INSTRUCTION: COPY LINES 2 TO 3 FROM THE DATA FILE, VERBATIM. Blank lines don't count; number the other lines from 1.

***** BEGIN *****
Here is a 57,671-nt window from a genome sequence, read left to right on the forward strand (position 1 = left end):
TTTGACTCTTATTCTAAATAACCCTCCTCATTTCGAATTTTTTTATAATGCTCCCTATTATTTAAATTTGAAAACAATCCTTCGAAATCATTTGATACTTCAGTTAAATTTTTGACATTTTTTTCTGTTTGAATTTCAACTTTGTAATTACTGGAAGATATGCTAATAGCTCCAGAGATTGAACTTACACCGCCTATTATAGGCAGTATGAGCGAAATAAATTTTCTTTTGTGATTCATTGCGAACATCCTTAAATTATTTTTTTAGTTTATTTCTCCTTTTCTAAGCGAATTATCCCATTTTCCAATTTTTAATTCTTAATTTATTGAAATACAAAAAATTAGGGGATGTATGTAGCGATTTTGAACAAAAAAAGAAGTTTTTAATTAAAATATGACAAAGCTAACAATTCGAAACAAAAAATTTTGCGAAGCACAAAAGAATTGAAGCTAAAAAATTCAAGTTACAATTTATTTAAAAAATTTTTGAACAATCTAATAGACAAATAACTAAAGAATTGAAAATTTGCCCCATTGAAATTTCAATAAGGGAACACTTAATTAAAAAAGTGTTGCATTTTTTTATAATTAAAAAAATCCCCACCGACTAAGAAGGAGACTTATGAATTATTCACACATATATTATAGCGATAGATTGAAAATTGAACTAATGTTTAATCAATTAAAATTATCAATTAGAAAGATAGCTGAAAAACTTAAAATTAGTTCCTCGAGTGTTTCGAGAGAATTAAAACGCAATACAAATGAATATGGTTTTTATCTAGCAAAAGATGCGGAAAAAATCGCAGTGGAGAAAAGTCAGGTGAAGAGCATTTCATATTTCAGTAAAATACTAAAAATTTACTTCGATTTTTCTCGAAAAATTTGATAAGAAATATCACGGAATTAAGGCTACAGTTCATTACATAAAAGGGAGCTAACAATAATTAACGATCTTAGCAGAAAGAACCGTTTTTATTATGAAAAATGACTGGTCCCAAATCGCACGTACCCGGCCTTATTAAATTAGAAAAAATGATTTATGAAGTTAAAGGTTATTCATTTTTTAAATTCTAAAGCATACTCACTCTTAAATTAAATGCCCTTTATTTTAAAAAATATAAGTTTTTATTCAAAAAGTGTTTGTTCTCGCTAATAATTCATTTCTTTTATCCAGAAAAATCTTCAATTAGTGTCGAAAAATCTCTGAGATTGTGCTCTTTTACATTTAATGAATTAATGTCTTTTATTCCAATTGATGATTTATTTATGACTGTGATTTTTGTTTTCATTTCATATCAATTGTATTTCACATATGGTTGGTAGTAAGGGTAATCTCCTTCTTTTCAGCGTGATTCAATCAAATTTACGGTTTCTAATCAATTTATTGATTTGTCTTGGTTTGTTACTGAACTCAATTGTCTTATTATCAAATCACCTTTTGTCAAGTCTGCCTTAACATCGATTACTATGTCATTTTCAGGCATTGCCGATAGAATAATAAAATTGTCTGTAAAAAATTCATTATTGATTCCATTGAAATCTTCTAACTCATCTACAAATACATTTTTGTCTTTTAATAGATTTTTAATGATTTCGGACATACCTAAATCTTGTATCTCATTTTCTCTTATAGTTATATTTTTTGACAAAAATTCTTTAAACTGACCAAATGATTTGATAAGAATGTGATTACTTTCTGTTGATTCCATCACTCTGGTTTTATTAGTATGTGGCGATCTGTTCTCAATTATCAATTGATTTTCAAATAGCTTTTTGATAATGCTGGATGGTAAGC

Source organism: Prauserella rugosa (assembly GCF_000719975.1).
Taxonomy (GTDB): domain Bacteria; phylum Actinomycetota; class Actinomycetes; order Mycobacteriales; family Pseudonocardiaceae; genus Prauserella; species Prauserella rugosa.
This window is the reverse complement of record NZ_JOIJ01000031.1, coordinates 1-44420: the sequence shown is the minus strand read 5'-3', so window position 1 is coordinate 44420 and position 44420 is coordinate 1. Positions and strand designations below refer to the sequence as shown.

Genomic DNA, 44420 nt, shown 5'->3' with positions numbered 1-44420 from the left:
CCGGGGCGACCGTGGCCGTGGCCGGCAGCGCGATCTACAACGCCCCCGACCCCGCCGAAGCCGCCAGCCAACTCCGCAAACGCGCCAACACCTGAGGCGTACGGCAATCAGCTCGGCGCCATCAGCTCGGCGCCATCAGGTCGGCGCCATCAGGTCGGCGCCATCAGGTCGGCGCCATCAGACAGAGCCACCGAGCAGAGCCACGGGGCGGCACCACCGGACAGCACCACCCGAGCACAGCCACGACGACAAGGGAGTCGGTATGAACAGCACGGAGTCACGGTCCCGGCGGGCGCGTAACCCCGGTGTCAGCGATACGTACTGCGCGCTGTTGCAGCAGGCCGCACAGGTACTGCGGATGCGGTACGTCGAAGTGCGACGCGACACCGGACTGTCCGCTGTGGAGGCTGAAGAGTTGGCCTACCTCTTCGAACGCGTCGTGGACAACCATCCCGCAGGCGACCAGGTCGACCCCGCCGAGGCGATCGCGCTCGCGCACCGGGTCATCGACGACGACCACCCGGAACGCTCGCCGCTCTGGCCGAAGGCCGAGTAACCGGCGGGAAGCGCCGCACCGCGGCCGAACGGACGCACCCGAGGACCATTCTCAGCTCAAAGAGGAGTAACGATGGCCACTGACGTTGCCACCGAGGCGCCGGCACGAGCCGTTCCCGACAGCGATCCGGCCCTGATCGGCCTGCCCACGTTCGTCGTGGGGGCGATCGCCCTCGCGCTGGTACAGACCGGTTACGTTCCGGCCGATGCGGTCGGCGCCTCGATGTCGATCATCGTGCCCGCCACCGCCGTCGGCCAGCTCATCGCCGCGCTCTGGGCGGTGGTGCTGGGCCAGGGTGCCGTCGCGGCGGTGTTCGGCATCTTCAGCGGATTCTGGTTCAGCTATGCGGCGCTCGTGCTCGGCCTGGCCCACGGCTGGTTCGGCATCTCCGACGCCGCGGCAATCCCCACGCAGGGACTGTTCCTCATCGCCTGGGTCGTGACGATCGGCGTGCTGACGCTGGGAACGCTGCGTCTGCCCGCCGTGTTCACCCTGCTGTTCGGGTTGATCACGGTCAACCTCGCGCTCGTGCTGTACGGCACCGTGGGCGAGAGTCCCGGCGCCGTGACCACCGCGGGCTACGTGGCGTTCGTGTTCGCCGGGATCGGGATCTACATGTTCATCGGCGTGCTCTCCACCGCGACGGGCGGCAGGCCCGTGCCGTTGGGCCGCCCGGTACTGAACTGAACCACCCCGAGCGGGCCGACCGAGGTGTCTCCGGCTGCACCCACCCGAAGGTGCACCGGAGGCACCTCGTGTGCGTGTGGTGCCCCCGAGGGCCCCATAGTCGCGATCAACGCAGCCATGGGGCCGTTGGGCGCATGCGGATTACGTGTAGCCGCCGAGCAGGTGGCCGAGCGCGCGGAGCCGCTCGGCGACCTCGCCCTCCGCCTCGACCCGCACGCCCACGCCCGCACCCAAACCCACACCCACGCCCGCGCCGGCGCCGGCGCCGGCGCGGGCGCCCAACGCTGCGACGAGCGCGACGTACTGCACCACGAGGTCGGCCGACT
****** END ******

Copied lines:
TTTGACTCTTATTCTAAATAACCCTCCTCATTTCGAATTTTTTTATAATGCTCCCTATTATTTAAATTTGAAAACAATCCTTCGAAATCATTTGATACTTCAGTTAAATTTTTGACATTTTTTTCTGTTTGAATTTCAACTTTGTAATTACTGGAAGATATGCTAATAGCTCCAGAGATTGAACTTACACCGCCTATTATAGGCAGTATGAGCGAAATAAATTTTCTTTTGTGATTCATTGCGAACATCCTTAAATTATTTTTTTAGTTTATTTCTCCTTTTCTAAGCGAATTATCCCATTTTCCAATTTTTAATTCTTAATTTATTGAAATACAAAAAATTAGGGGATGTATGTAGCGATTTTGAACAAAAAAAGAAGTTTTTAATTAAAATATGACAAAGCTAACAATTCGAAACAAAAAATTTTGCGAAGCACAAAAGAATTGAAGCTAAAAAATTCAAGTTACAATTTATTTAAAAAATTTTTGAACAATCTAATAGACAAATAACTAAAGAATTGAAAATTTGCCCCATTGAAATTTCAATAAGGGAACACTTAATTAAAAAAGTGTTGCATTTTTTTATAATTAAAAAAATCCCCACCGACTAAGAAGGAGACTTATGAATTATTCACACATATATTATAGCGATAGATTGAAAATTGAACTAATGTTTAATCAATTAAAATTATCAATTAGAAAGATAGCTGAAAAACTTAAAATTAGTTCCTCGAGTGTTTCGAGAGAATTAAAACGCAATACAAATGAATATGGTTTTTATCTAGCAAAAGATGCGGAAAAAATCGCAGTGGAGAAAAGTCAGGTGAAGAGCATTTCATATTTCAGTAAAATACTAAAAATTTACTTCGATTTTTCTCGAAAAATTTGATAAGAAATATCACGGAATTAAGGCTACAGTTCATTACATAAAAGGGAGCTAACAATAATTAACGATCTTAGCAGAAAGAACCGTTTTTATTATGAAAAATGACTGGTCCCAAATCGCACGTACCCGGCCTTATTAAATTAGAAAAAATGATTTATGAAGTTAAAGGTTATTCATTTTTTAAATTCTAAAGCATACTCACTCTTAAATTAAATGCCCTTTATTTTAAAAAATATAAGTTTTTATTCAAAAAGTGTTTGTTCTCGCTAATAATTCATTTCTTTTATCCAGAAAAATCTTCAATTAGTGTCGAAAAATCTCTGAGATTGTGCTCTTTTACATTTAATGAATTAATGTCTTTTATTCCAATTGATGATTTATTTATGACTGTGATTTTTGTTTTCATTTCATATCAATTGTATTTCACATATGGTTGGTAGTAAGGGTAATCTCCTTCTTTTCAGCGTGATTCAATCAAATTTACGGTTTCTAATCAATTTATTGATTTGTCTTGGTTTGTTACTGAACTCAATTGTCTTATTATCAAATCACCTTTTGTCAAGTCTGCCTTAACATCGATTACTATGTCATTTTCAGGCATTGCCGATAGAATAATAAAATTGTCTGTAAAAAATTCATTATTGATTCCATTGAAATCTTCTAACTCATCTACAAATACATTTTTGTCTTTTAATAGATTTTTAATGATTTCGGACATACCTAAATCTTGTATCTCATTTTCTCTTATAGTTATATTTTTTGACAAAAATTCTTTAAACTGACCAAATGATTTGATAAGAATGTGATTACTTTCTGTTGATTCCATCACTCTGGTTTTATTAGTATGTGGCGATCTGTTCTCAATTATCAATTGATTTTCAAATAGCTTTTTGATAATGCTGGATGGTAAGC

Source organism: Prauserella rugosa (assembly GCF_000719975.1).